On June 5, Rosmah was questioned for about five hours by MACC investigators over a probe into SRC International Sdn Bhd, a former 1Malaysia Development Bhd (1MDB) subsidiary.

The latest interrogation is believed to evolve around the 1MDB scandal.

Rosmah looked calm when she alighted from a Proton Perdana and walked past a horde of journalists who converged outside the MACC building earlier in the morning.

Her attire and accessories were the centre of attention, as she had colour coordinated her green baju kurung and tudung with a Loewe designer handbag and wedge shoes.

The last time out, she wore a blue baju kurung and red tudung, with her bright red Versace handbag drawing the most stares.

Throughout the day, her lawyers were seen coming in and out of the MACC building at least three times.

As is the practice, lawyers are usually not allowed in the interrogation room. Both spoke of their long wait as journalists tried to find out from them how long the questioning would take.

This was the second time Rosmah had been questioned by the MACC.

Last Thursday, Najib was slapped with 25 fresh corruption and money-laundering charges. He was granted bail of RM3.5mil with two sureties in his latest court case.

Investigators have not ruled out that Najib as well as other individuals could be faced with even more charges related to the 1MDB case. - The Star

Wednesday, September 26, 2018

Still waiting on election promises

Will the Government deliver or are rosy pledges meant to be broken anyway?


PEOPLE are still harping on election manifesto promises which the new coalition has yet to fulfil.

In the wake of the 14th general election, the 100-day manifesto of Pakatan Harapan is being scrutinised.

Does anyone remember the promises made before GE13 or GE12 or any other election before that?

Remember the Penang Bridge toll promises?

Datuk Seri Najib Tun Razak came to town and promised free passage across the bridge for motorcycles.

Hours later, the then Chief Minister Lim Guan Eng cleverly upped the ante and promised that the bridge would be completely toll- free.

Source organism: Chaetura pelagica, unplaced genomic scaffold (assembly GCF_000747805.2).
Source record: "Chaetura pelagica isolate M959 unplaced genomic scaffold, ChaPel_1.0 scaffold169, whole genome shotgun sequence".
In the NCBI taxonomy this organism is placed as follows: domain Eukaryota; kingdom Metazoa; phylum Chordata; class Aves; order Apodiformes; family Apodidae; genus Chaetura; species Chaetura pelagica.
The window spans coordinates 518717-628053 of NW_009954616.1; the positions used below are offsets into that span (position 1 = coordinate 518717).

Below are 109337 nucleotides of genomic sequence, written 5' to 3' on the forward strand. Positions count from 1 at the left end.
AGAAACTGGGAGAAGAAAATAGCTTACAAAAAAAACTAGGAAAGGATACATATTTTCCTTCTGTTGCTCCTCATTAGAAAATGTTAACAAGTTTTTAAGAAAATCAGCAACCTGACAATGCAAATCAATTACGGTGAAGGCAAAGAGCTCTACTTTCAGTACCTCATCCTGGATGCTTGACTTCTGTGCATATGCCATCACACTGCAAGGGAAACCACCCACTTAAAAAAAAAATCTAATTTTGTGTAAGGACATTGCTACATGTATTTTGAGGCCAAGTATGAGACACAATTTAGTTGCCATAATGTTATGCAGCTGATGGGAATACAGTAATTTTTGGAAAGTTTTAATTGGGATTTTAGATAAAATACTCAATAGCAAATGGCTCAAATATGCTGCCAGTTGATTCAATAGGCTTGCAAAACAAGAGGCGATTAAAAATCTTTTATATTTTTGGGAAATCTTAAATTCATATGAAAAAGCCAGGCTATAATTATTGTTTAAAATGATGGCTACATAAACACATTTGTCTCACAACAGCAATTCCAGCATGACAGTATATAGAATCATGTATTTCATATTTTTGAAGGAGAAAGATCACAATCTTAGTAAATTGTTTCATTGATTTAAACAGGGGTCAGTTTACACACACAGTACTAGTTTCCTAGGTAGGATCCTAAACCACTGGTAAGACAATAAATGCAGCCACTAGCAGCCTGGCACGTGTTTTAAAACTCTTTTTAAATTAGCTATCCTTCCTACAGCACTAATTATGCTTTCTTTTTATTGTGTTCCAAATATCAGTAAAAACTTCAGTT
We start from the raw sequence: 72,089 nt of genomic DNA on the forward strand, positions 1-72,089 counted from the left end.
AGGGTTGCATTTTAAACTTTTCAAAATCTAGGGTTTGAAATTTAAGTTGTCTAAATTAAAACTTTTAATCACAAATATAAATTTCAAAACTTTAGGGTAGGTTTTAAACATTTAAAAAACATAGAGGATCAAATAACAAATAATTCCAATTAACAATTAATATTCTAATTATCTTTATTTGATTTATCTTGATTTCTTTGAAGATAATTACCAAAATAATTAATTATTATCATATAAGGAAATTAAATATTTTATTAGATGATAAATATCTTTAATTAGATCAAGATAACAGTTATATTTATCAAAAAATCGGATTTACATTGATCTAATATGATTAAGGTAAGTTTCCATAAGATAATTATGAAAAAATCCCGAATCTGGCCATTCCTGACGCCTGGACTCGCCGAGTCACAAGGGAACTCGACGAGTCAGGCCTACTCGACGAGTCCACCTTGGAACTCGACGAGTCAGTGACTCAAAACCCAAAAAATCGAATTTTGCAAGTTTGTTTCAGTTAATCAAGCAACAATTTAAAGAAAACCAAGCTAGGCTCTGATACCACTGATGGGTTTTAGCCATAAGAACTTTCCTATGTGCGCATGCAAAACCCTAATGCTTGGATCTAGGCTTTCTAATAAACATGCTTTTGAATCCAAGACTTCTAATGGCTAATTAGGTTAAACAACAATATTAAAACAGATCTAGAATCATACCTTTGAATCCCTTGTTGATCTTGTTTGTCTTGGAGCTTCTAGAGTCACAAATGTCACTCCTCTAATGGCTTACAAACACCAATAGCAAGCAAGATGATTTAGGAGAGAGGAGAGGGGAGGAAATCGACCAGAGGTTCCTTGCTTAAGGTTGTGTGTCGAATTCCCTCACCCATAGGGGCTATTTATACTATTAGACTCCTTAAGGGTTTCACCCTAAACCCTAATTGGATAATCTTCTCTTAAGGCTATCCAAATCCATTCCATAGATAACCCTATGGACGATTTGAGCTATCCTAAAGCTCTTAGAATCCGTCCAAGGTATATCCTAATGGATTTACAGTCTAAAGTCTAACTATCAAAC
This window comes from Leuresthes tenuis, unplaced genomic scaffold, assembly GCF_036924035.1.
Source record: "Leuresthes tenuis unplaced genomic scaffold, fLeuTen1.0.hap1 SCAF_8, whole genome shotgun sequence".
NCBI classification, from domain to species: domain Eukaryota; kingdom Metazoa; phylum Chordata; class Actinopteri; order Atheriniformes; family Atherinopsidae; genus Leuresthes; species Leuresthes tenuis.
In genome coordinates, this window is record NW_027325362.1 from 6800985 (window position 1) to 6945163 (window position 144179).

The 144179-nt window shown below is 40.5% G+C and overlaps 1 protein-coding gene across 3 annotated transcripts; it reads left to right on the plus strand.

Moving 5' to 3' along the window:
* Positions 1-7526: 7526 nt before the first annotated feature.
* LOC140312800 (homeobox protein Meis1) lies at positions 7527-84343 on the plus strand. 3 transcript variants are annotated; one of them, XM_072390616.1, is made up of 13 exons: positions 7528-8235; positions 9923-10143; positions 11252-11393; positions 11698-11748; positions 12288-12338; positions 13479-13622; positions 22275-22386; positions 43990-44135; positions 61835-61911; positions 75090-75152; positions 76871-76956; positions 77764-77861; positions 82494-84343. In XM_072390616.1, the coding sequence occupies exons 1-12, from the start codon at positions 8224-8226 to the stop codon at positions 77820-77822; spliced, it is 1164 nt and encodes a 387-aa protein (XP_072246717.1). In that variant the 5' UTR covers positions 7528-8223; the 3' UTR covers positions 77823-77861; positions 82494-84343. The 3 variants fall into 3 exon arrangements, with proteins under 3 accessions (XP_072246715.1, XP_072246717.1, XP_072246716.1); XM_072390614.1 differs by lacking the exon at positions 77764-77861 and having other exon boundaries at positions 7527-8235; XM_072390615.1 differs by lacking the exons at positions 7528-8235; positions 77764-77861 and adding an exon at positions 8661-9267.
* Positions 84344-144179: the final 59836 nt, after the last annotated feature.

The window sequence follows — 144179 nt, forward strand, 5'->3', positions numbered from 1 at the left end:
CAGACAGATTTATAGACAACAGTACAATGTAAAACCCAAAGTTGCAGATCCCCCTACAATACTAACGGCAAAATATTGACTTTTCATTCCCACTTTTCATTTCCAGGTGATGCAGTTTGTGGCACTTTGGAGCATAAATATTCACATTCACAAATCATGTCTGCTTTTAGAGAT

In Malaysian lingo, we call this ‘wayang’ or political theatrics.

I found it all very entertaining. I looked forward to each retort from the opposite side.

We should not be like children and cry: “But mummy, you promised!”

Now, Pakatan Harapan did fulfil some of their promises.

The Government abolished the goods and services tax and an earnest hunt has begun for those responsible for the 1MDB controversy.

As for the other promises, maybe not yet? Or at a later date?

You cannot fault Prime Minister Tun Dr Mahathir Mohamad for being honest. He told the world Pakatan could not fulfil all the promises in its manifesto because it did not expect to win!

So the politicians were just putting on a show and we, the audience, bought front-row tickets to the ‘wayang’.

Dr Mahathir would know. Can anyone remember any of the manifesto promises that were never fulfilled during his previous 22-year tenure or during the last 10 years under Najib?

I don’t and I have been around for more than three decades, starting my working life the year Mahathir came to power in 1981.

If elections were won just on fulfilling manifestos, Barisan would not have been able to rule for 60 years because there has been volumes of unfulfilled promises.

Elections are usually won on negative rather than positive elements.

We have a saying in the newsroom: people wanna read about sex, drugs and rock ’n’ roll.

At The Star Online, stories along those lines get astronomical level hits.

In politics, seats tend to be won by candidates who can portray how bad the other guy is!

People want to be shocked by scandals, not lulled by promises.

So we do not have to lament the unfulfilled promises.

It is a universal issue which is not confined to Third World countries as even presidential elections in developed countries are won the same way.

One which comes to recent memory is the United States’ presidential elections in 2016.

Everyone thought Hilary Clinton would triumph but Donald Trump ran a smear campaign on her.

People heard all about her leaked emails and the Federal Bureau of Investigation’s case on her.

Both candidates spent millions of dollars taking out advertisements in newspapers and on television.

The focus was more on showing how bad the other candidate would be for the country rather than what they would do if elected.

So for all those who are still hung up on Pakatan promises, forget it.

You can shout until the cows come home and nothing is going to happen.

But they still have four years to make good on their promises, before power comes back to us.

They could be saving the best promises for last. Maybe?

Credit: Pinang points R. Sekaran

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 in the money game!


Tuesday, September 25, 2018

Goldman Sachs banker's obscene commissions netted 11% from 1MDB believed to be most compelling evidence of rogue behaviour



Jho Low Has Offered A Deal To The DOJ


Settling the civil action would free up prosecutors to pursue the Goldman bond issued on behalf of 1MDB, which netted the bank suspiciously obsence commissions of up to 11% -  Sarawak Report


Sarawak Report has learnt that Jho Low’s new legal team, headed by the well-connected former federal prosecutor and New Jersey governor Chris Christie, has already obtained a high-level meeting with officials of the DOJ and that at that meeting they offered to come to a settlement on behalf of the fugitive Malaysian advisor to 1MDB.